Visa USA and four major banks took direct aim at the check-cashing industry Tuesday by rolling out a prepaid card that can replace paychecks for workers who don't have bank accounts.
Employers can "deposit" employee wages onto the cards, and workers can then use the plastic to withdraw cash at automated teller machines, pay for purchases at stores that accept Visa credit cards and even pay certain bills, said Nizam Antoo, Visa's product manager for the card.
Other banks have introduced similar payroll cards in recent months, but Visa's product is the first to be backed by several of the nation's biggest banks, including Bank of America Corp., Bank One Corp., FleetBoston Financial Corp. and U.S. Bancorp.
The announcement was cautiously applauded by consumer advocates who have been sharply critical of the growing check-cashing industry, which has more than tripled since 1995 to a $60-billion business. Check-cashing outlets, which proliferate in urban neighborhoods, typically charge 2% to 3% of a check's face value and are increasingly used by the 10% to 20% of the U.S. population that doesn't use banks.
"Anything that helps move people into the banking system is a good thing," said Gail Hillebrand, an attorney with Consumers Union in San Francisco. "What you don't want is for people to get stuck at this step."
Financially, however, banks could be better off promoting the cards rather than trying to induce the so-called unbanked to open checking accounts, analysts said.
Check fraud and bounced checks cost banks billions each year, but payroll-card users will be unable to spend more than the amounts their employers load onto the card.
"We expect to pick up a lot of deposit accounts we would not otherwise pick up . . . and they don't carry the same risk," said Jim Geeslin, spokesman for Minneapolis-based U.S. Bancorp, which plans to launch the cards with a fast-food employer next month.
U.S. Bancorp will charge each employee user a monthly account fee of "less than $2"--lower than the bank's lowest-fee checking accounts, Geeslin said.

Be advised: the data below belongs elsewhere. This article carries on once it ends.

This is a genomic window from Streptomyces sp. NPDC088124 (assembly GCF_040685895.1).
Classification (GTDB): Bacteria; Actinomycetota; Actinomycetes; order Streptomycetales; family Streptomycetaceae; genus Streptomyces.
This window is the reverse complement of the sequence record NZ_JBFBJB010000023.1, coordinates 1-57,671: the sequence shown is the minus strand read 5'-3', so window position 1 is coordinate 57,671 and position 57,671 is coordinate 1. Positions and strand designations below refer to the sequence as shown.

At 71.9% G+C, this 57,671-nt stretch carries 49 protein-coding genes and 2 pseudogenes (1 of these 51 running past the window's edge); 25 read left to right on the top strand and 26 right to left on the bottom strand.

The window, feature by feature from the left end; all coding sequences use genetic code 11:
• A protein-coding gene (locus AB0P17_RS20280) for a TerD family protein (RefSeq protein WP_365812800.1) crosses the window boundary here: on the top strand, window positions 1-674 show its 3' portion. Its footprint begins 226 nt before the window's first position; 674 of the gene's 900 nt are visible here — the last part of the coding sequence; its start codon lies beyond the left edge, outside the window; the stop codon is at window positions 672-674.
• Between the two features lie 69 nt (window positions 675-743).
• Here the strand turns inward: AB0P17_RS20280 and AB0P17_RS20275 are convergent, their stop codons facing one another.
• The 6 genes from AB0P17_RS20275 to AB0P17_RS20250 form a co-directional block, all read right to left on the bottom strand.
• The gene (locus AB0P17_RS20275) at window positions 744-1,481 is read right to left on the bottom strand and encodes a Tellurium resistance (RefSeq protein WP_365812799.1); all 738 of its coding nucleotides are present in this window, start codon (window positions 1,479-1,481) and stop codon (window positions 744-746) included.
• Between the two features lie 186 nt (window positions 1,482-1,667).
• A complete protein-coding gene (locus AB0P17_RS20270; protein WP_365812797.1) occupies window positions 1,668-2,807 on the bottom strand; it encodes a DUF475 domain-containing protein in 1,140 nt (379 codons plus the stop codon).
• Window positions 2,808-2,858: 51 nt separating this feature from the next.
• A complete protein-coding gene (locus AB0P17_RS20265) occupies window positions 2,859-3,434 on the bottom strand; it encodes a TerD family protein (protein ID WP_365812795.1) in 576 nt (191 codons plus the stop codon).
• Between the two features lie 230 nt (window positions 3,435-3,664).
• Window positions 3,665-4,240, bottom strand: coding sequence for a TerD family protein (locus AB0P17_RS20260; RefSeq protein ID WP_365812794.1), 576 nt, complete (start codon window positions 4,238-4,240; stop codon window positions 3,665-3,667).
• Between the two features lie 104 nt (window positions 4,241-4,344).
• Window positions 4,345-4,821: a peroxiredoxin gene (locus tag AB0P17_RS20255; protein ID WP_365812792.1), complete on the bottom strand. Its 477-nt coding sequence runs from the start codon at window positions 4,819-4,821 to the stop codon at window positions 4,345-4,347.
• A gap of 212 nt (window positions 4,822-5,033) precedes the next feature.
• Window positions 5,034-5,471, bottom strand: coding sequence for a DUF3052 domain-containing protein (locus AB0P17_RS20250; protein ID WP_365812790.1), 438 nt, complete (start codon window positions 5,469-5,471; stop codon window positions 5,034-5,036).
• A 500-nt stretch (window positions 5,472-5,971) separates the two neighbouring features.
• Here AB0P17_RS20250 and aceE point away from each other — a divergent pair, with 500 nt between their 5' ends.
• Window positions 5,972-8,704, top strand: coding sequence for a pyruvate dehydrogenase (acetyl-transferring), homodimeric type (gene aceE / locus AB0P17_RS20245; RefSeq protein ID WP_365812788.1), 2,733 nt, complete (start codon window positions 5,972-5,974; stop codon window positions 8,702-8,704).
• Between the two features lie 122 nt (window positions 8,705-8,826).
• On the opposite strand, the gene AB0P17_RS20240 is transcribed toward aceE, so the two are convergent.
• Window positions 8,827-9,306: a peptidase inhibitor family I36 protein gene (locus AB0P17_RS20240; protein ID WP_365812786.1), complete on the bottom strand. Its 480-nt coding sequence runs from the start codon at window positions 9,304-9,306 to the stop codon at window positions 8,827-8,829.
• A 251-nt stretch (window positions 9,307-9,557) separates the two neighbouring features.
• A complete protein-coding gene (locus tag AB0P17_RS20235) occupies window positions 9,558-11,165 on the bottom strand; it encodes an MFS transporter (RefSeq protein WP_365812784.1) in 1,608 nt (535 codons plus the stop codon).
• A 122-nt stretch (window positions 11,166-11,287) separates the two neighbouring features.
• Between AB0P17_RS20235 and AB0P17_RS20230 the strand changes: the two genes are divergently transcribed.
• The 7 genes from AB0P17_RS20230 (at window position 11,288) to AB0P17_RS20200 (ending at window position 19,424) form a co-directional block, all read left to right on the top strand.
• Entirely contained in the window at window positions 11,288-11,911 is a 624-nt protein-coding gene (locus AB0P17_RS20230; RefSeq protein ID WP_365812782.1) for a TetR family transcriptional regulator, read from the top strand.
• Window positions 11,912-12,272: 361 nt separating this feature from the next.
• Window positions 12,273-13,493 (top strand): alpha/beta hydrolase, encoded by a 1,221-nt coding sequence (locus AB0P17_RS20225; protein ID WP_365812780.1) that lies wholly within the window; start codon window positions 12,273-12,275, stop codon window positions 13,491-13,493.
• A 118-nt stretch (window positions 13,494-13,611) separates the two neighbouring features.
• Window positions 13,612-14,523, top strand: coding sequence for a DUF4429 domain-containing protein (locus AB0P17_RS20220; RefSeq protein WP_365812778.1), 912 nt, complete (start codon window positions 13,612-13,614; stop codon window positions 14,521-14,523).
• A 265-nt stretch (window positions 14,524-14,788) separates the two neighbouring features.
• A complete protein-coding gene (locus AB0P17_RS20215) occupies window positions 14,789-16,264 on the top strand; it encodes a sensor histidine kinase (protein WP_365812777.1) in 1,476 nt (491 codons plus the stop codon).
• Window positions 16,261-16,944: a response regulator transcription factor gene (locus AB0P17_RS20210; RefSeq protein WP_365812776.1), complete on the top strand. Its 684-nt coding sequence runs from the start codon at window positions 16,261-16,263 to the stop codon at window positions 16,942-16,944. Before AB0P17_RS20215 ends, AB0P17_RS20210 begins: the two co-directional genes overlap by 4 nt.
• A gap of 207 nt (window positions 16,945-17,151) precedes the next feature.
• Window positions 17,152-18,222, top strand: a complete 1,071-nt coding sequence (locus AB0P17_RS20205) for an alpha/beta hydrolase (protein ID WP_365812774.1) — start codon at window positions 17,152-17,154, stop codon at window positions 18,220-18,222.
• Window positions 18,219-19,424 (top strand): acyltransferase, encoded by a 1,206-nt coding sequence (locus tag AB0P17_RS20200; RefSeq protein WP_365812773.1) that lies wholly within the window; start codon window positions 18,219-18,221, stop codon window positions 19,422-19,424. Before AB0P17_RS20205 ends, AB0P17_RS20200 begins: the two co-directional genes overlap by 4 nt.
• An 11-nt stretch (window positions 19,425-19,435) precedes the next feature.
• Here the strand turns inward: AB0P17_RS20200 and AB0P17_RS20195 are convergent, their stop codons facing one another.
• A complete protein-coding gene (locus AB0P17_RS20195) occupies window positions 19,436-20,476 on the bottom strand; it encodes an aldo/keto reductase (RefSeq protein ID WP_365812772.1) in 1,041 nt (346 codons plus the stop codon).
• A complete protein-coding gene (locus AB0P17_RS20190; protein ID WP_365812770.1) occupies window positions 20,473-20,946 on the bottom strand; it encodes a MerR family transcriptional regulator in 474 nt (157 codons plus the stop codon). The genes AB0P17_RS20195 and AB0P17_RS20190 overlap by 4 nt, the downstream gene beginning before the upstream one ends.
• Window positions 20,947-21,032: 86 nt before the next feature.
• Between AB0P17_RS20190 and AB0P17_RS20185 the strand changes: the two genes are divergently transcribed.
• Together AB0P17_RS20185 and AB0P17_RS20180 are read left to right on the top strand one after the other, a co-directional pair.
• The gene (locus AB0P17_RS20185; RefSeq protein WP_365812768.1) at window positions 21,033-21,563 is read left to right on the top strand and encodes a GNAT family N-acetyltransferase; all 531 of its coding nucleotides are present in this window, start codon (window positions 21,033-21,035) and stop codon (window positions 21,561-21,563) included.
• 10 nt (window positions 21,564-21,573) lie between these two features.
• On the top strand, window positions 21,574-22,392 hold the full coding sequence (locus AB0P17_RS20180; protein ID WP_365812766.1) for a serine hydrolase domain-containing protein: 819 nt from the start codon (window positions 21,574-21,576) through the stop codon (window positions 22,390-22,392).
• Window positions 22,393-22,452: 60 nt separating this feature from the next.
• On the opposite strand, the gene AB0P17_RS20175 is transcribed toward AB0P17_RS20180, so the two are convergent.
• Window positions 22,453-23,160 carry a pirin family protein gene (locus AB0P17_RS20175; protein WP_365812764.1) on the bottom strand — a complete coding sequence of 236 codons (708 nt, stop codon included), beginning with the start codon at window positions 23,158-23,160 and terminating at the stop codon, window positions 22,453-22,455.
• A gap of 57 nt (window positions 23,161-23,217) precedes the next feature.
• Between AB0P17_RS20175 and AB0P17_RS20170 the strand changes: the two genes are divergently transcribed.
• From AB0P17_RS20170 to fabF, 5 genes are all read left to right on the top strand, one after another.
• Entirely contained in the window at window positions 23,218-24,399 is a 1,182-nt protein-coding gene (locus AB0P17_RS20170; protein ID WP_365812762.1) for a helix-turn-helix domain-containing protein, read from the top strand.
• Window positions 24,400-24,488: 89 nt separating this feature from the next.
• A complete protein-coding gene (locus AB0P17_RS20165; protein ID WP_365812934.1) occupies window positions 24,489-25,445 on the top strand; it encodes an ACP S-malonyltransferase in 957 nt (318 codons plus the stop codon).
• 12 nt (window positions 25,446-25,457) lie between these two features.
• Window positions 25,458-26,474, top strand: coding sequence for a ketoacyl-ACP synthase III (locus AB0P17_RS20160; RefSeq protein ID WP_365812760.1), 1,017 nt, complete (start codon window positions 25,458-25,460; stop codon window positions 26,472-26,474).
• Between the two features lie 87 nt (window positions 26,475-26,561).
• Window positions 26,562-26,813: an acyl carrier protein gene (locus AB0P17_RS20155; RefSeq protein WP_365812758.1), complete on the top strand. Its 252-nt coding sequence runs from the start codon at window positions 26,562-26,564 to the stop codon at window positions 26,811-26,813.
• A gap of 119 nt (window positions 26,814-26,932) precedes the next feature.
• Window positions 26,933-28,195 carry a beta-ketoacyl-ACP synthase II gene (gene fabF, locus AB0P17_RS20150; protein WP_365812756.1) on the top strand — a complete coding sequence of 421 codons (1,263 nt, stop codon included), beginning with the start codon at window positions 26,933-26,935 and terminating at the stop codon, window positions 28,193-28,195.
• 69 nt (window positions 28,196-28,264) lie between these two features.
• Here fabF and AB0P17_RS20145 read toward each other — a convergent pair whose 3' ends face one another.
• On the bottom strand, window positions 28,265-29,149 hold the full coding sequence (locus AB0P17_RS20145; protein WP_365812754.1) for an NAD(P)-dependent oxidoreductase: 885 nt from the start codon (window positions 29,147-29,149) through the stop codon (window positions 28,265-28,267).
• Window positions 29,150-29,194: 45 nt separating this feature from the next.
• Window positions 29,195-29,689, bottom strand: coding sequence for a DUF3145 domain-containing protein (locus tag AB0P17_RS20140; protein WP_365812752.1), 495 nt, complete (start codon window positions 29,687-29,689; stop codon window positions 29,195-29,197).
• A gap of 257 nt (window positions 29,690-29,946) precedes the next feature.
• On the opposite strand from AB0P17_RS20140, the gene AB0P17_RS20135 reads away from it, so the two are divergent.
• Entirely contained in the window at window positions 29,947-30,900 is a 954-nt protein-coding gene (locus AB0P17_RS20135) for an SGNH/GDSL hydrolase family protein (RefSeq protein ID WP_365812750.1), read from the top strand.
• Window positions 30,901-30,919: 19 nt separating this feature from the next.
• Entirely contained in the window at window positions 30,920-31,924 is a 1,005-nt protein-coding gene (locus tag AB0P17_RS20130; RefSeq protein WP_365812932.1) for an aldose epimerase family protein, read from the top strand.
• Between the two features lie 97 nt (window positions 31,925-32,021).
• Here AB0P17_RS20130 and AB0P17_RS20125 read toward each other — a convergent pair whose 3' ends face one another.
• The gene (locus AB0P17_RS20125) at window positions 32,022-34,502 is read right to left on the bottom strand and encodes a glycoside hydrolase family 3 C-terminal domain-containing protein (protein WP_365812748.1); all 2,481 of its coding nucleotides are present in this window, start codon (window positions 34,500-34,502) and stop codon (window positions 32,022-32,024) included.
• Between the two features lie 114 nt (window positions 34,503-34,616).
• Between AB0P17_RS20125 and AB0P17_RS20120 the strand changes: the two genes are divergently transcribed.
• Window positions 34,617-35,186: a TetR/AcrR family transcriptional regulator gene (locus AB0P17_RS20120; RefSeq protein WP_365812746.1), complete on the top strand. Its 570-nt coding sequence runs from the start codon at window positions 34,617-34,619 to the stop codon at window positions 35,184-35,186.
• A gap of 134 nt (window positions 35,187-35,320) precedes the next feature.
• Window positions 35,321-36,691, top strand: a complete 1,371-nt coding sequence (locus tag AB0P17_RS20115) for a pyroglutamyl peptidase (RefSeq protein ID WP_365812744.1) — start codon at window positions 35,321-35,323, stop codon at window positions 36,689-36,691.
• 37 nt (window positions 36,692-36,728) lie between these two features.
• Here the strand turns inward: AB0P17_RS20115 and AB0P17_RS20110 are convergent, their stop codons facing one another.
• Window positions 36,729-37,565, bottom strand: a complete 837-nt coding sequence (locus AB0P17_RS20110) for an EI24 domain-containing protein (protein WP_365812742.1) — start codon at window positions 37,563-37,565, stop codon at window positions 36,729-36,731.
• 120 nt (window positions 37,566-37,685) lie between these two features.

Users must pay surcharges for using other banks' ATMs, although they will be able to use U.S. Bancorp's ATMs for free, Geeslin said.
Promoters say workers will have a choice whether to use the card or continue receiving traditional paychecks. Workers whose cards are lost or stolen will be able to get replacements and reimbursement under Visa's "zero liability" policy, said Todd Brockman, Visa's vice president of prepaid consumer products.
The card also will reduce costs for employers and banks by reducing the need to produce and distribute paychecks, Brockman said. Costs for workers should be less than using a check casher, although each bank will set its own fee policies for using the cards, Brockman said.
Promoters hope to tap a huge market. A Federal Reserve study last year showed that 10% of the nation's households don't have bank accounts, often because they don't have enough money, can't afford the fees or don't trust banks. The American Bankers Assn. believes the figure is closer to 20% and includes as many as 15 million households.
Some banks, including Wells Fargo & Co. and Union Bank of California, responded to the inroads made by check cashers by purchasing check-cashing outlets.
The check-cashing operation partly owned by Wells, InnoVentry Corp., said it welcomed increasing competition from banks.
"This shows a recognition by the major players in the industry that there are a lot of consumers out there who are looking for an alternative to traditional bank accounts," said Gil Roeder, spokesman for San Francisco-based InnoVentry, which operates 1,350 automated check-cashing kiosks nationwide.